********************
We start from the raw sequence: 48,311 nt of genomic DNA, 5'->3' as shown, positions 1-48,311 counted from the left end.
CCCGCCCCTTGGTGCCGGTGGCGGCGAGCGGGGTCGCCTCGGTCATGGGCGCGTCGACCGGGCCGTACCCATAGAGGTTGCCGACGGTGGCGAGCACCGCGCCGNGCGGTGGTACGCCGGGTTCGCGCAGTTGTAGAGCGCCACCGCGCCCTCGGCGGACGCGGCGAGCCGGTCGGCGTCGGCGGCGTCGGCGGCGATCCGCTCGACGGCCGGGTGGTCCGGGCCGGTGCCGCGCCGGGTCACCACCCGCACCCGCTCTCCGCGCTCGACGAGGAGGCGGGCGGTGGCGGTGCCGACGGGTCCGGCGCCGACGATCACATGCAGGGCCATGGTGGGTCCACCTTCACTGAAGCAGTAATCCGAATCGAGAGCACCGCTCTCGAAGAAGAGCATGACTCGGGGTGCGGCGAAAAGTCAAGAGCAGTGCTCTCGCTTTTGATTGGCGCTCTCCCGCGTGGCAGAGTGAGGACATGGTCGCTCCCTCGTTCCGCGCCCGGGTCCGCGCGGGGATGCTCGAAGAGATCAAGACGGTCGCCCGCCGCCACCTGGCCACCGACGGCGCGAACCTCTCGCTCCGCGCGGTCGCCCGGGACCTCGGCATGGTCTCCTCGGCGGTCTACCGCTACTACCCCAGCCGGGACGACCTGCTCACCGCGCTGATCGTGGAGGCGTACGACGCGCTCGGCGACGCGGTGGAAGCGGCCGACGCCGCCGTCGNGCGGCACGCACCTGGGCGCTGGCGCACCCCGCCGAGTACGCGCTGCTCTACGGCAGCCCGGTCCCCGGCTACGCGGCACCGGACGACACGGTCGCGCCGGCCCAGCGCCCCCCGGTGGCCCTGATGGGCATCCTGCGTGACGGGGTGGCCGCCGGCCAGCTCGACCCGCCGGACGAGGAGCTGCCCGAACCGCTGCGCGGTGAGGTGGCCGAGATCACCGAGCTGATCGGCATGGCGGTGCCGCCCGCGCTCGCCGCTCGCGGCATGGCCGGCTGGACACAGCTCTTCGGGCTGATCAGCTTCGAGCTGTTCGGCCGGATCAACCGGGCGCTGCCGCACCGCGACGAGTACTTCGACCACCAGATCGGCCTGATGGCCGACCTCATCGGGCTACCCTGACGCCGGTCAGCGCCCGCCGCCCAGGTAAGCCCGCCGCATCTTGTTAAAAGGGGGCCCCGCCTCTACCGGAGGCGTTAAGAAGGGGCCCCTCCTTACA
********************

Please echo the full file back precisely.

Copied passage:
We start from the raw sequence: 48,311 nt of genomic DNA, 5'->3' as shown, positions 1-48,311 counted from the left end.
CCCGCCCCTTGGTGCCGGTGGCGGCGAGCGGGGTCGCCTCGGTCATGGGCGCGTCGACCGGGCCGTACCCATAGAGGTTGCCGACGGTGGCGAGCACCGCGCCGNGCGGTGGTACGCCGGGTTCGCGCAGTTGTAGAGCGCCACCGCGCCCTCGGCGGACGCGGCGAGCCGGTCGGCGTCGGCGGCGTCGGCGGCGATCCGCTCGACGGCCGGGTGGTCCGGGCCGGTGCCGCGCCGGGTCACCACCCGCACCCGCTCTCCGCGCTCGACGAGGAGGCGGGCGGTGGCGGTGCCGACGGGTCCGGCGCCGACGATCACATGCAGGGCCATGGTGGGTCCACCTTCACTGAAGCAGTAATCCGAATCGAGAGCACCGCTCTCGAAGAAGAGCATGACTCGGGGTGCGGCGAAAAGTCAAGAGCAGTGCTCTCGCTTTTGATTGGCGCTCTCCCGCGTGGCAGAGTGAGGACATGGTCGCTCCCTCGTTCCGCGCCCGGGTCCGCGCGGGGATGCTCGAAGAGATCAAGACGGTCGCCCGCCGCCACCTGGCCACCGACGGCGCGAACCTCTCGCTCCGCGCGGTCGCCCGGGACCTCGGCATGGTCTCCTCGGCGGTCTACCGCTACTACCCCAGCCGGGACGACCTGCTCACCGCGCTGATCGTGGAGGCGTACGACGCGCTCGGCGACGCGGTGGAAGCGGCCGACGCCGCCGTCGNGCGGCACGCACCTGGGCGCTGGCGCACCCCGCCGAGTACGCGCTGCTCTACGGCAGCCCGGTCCCCGGCTACGCGGCACCGGACGACACGGTCGCGCCGGCCCAGCGCCCCCCGGTGGCCCTGATGGGCATCCTGCGTGACGGGGTGGCCGCCGGCCAGCTCGACCCGCCGGACGAGGAGCTGCCCGAACCGCTGCGCGGTGAGGTGGCCGAGATCACCGAGCTGATCGGCATGGCGGTGCCGCCCGCGCTCGCCGCTCGCGGCATGGCCGGCTGGACACAGCTCTTCGGGCTGATCAGCTTCGAGCTGTTCGGCCGGATCAACCGGGCGCTGCCGCACCGCGACGAGTACTTCGACCACCAGATCGGCCTGATGGCCGACCTCATCGGGCTACCCTGACGCCGGTCAGCGCCCGCCGCCCAGGTAAGCCCGCCGCATCTTGTTAAAAGGGGGCCCCGCCTCTACCGGAGGCGTTAAGAAGGGGCCCCTCCTTACA